In 2009 I wrote an article on the history of mixing in this country called ‘How The Talking Stopped’. It was the most in depth piece I’d ever written, the research alone had taken many months, including a couple of trips to the British Library in London to comb through the copies of Record Mirror they have archived there, for it was within this magazine that the person who I’d certainly argue did more to promote UK DJ culture than any other human being, connected (via his essential weekly dance column) with fellow DJs in every corner of the country. This was the literally larger than life James Hamilton (1942-1996), and if you’re a British DJ, whether you’ve heard of him or not, you can’t have escaped his influence, for he’s part of the very fabric of our DJ / club heritage.
During recent times I’ve been intrigued to hear about the growing schism on the House scene here in the UK, brought about by the introduction, primarily by young black dancers, of ‘foot shuffling’ (aka ‘cutting shapes’), an increasingly popular style of dancing that has been met with much hostility in certain quarters, and, somewhat bizarrely, resulted in shufflers being banned from some clubs for dancing in this way. The accusation is that not only do they take up too much dancefloor space, but there’s a general ‘moodiness’ with regards to their attitude. Although it no longer seems to be online, there was even an ‘Anti Foot Shuffling Campaign’ page on Facebook, with some of the posts suggesting underlying issues of racism. As one person commented, “It’s not that all these people on here hate shufflers, they just don’t like fact that black people are into House music now.” Although this comment may be well intentioned, it’s also somewhat misguided given there are, and always have been, plenty of black people in the UK who are big into House – it’s just that their presence is usually to be found away from the mainstream, in more specialist avenues like the Deep and Soulful House scenes. Furthermore, some of the older black crowd are also resistant to this new wave of shuffling, so to present it as a purely black / white issue would be wrong.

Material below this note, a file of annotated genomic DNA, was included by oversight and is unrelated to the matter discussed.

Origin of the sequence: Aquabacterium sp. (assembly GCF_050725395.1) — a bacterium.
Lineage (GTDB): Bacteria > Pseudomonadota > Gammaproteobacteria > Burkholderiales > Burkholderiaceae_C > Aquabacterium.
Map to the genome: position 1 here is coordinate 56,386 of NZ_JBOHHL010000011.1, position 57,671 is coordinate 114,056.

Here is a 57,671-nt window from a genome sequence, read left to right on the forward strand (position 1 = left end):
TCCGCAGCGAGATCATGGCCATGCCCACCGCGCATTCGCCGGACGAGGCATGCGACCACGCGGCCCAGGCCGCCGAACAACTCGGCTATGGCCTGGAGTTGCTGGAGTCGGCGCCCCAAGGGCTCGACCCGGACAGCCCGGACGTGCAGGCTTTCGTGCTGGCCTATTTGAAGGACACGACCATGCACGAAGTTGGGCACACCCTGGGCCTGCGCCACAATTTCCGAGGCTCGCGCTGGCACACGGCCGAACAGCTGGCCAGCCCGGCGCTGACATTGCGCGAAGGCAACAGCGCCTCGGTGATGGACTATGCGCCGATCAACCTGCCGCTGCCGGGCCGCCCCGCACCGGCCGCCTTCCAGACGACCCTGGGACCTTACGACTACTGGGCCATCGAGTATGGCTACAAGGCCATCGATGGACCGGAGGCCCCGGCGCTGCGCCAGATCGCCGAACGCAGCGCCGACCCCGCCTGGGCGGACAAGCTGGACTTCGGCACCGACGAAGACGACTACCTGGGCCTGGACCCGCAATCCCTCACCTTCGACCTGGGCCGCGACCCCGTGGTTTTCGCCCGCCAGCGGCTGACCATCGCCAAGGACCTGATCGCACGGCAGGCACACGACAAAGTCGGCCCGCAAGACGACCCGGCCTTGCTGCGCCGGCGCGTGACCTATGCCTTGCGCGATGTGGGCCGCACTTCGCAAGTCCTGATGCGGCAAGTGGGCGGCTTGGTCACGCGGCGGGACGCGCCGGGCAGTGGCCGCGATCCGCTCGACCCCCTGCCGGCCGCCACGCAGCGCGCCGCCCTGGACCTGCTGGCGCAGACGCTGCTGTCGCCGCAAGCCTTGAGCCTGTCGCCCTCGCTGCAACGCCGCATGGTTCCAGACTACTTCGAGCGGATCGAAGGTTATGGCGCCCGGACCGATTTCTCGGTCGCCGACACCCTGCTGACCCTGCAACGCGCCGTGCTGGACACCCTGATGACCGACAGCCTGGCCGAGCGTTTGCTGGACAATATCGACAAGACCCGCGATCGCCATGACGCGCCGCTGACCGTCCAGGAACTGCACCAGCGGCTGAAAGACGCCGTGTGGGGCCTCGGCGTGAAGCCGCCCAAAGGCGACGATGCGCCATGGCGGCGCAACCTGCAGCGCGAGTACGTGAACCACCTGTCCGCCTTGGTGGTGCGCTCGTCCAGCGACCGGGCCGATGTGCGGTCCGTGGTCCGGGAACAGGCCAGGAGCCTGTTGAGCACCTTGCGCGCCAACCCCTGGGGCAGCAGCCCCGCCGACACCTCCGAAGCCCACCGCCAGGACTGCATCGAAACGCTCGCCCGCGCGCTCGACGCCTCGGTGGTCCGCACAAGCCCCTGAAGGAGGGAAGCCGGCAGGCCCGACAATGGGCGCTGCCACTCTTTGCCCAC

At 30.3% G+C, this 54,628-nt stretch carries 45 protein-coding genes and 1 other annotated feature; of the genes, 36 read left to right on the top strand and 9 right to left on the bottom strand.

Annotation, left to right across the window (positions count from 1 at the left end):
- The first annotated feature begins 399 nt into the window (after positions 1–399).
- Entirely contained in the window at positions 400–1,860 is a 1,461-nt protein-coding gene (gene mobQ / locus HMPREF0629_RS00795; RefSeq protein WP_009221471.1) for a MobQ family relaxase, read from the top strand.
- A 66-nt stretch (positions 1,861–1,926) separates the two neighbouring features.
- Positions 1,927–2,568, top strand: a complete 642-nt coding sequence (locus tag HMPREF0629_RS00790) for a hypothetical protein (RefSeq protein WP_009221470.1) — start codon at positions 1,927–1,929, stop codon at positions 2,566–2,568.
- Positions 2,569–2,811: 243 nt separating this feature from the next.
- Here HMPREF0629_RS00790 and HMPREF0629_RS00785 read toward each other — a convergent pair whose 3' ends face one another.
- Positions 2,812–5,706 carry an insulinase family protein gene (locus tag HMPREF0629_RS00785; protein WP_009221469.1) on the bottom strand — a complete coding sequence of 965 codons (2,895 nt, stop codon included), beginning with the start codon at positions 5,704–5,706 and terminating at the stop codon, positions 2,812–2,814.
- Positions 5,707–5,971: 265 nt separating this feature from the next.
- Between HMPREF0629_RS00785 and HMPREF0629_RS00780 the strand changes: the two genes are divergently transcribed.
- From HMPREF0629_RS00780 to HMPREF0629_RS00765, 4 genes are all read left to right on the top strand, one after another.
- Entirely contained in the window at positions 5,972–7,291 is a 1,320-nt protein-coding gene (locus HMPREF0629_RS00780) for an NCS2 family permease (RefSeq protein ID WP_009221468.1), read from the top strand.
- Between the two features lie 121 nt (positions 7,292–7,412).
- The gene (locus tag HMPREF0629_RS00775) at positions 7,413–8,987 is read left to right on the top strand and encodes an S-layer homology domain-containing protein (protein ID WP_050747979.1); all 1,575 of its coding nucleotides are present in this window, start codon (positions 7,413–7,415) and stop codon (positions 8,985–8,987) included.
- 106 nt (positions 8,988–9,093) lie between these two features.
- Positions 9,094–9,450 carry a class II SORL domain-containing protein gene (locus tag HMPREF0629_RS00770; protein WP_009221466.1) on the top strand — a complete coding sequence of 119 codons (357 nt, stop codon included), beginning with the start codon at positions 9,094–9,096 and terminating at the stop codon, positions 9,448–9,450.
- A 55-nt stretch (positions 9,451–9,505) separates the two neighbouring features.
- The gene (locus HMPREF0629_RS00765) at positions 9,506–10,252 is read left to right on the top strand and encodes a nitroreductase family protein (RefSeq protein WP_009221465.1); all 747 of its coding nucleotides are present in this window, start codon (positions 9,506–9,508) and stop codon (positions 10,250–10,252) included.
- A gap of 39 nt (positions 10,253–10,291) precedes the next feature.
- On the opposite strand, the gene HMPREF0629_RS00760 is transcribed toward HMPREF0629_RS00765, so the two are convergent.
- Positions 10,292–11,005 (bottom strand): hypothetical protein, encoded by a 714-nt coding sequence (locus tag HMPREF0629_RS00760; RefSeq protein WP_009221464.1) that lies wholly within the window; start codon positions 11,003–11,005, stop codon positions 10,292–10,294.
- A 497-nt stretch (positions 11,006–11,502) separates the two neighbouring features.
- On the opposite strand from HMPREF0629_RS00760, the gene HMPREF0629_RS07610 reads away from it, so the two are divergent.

Last month I was over in Chicago chilling out in my hotel room ahead of my first gig in the city, at Smart Bar, a venue with a rich tradition, which opened back in 1982. Chicago is, of course, along with Detroit, Philadelphia and New York, revered as a key US city when it comes to the evolution of dance culture (and, indeed, black culture, with, way before House, a deep heritage in Rhythm & Blues, Blues and Jazz, dating right back to the ‘great migration’ of black workers from the southern states, beginning just over 100 years ago).